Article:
Virtual Spaces

By virtual spaces I mean the descendants of today's library website, OPACs, course management systems and to a certain degree the way we integrate material we license or purchase from vendors as well as material on the open web. Basically all web-based applications, past, present and future.

I have no intention here of going into whether or not our current systems suck or if they're broken because I really want to focus on the future rather than the past. It's pretty obvious to me that library web sites and vendor search interfaces of all kinds have been left in the dust by the Googles & Amazons of the world and getting all dramatic about it doesn't move the discussion forward, it only gets people polarized and defensive. ILS vendors have let us down these last few years, but at the same time I'm not sure we've demanded enough from them over those years either. Not to mention that they are not particularly large companies with the resources of a Google or Amazon to propel that innovation. Can they come through for us in the next decade or are we on our own? Are open source systems going to allow us to build our own systems? The 10 year time frame may very well see larger institutions like universities (and larger public systems) abandoning the front office systems of ILS vendors and embracing something else, be it relying on network level search and discovery tools or building our own systems.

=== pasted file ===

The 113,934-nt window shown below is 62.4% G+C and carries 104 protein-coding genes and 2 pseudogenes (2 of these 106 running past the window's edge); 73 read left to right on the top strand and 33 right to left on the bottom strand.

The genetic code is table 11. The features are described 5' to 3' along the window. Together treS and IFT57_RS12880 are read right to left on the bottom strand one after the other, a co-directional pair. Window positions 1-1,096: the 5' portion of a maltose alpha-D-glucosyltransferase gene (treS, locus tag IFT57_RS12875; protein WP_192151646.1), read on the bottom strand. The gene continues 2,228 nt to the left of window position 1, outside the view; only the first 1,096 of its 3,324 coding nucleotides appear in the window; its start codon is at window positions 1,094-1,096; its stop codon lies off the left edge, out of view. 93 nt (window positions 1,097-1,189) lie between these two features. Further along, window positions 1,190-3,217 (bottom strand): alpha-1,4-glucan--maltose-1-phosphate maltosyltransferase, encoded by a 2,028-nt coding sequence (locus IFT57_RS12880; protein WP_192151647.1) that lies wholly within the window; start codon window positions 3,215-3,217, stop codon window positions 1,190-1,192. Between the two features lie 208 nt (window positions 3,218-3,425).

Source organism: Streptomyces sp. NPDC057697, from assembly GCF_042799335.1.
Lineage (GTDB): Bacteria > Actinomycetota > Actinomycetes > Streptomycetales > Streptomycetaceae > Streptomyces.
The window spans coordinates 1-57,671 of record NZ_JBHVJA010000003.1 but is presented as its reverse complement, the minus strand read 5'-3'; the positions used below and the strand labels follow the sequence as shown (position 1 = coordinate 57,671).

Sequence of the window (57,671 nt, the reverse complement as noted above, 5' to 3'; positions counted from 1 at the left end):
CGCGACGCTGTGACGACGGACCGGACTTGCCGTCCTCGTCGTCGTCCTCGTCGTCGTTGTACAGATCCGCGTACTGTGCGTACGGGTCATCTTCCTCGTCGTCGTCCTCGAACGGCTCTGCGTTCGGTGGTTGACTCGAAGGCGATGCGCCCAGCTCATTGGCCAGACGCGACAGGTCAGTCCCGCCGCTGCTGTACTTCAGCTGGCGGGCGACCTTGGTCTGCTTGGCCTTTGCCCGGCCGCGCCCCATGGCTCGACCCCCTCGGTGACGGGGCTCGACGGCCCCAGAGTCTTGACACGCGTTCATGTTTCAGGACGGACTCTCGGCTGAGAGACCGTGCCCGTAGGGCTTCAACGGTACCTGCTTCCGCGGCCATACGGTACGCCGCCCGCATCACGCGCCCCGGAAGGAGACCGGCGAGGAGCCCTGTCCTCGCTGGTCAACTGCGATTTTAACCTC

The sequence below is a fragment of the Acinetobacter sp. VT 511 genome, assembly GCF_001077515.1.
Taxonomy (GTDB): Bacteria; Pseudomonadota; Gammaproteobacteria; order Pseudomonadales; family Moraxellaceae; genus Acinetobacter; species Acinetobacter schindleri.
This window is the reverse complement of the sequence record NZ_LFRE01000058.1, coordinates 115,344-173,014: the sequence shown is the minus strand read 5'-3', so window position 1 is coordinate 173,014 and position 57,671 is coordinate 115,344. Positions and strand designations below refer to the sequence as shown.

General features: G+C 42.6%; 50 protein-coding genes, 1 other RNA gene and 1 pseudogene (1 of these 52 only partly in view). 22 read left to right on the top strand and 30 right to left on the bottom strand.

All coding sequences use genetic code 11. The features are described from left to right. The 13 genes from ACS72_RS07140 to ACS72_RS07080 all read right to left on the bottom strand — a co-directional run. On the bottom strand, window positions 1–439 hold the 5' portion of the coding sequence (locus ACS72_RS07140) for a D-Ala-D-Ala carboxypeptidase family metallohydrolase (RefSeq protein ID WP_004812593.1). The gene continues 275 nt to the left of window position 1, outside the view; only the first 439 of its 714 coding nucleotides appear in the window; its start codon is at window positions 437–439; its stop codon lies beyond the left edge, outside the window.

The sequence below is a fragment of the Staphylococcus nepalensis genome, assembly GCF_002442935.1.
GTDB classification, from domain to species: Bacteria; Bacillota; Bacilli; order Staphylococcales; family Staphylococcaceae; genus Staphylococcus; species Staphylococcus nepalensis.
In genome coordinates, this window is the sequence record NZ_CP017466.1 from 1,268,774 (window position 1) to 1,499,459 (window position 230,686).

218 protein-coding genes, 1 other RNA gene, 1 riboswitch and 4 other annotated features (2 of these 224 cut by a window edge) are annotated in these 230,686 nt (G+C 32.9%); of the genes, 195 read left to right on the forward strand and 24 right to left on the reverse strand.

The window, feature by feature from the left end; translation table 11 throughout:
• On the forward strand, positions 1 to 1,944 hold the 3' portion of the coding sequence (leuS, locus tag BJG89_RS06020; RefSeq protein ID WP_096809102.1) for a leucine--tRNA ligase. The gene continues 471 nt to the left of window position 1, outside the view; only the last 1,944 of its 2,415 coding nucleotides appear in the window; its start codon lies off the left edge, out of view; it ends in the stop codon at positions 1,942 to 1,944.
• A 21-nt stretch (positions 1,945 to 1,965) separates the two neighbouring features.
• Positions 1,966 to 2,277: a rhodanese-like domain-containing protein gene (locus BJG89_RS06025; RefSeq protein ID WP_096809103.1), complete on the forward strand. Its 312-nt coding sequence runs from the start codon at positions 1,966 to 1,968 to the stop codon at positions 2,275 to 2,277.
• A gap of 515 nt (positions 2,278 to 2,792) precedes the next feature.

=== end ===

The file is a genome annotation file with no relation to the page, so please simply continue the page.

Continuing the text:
Just as the internet today would be almost unimaginable to us 10 years ago, so too the internet will evolve in unpredictable and unimaginable ways in the next 10 years, thus making any attempt to discern exactly what shape our online presences will take over the next decade will be difficult to say the least. Some things are pretty safe bets: more social, more collaborative, more open, more integrated, fewer product silos. On the other hand, maybe the whole social collaborative thing won't prove to be a big for academic libraries as we thought/hoped? What if you build a collaborative space, and students don't care enough to contribute? To a certain extent, since our presence in faculty and student virtual spaces is omnipresent in all these My Job in 10 Years essays, I just want to talk a little about the attitude we should approach developing our web presences.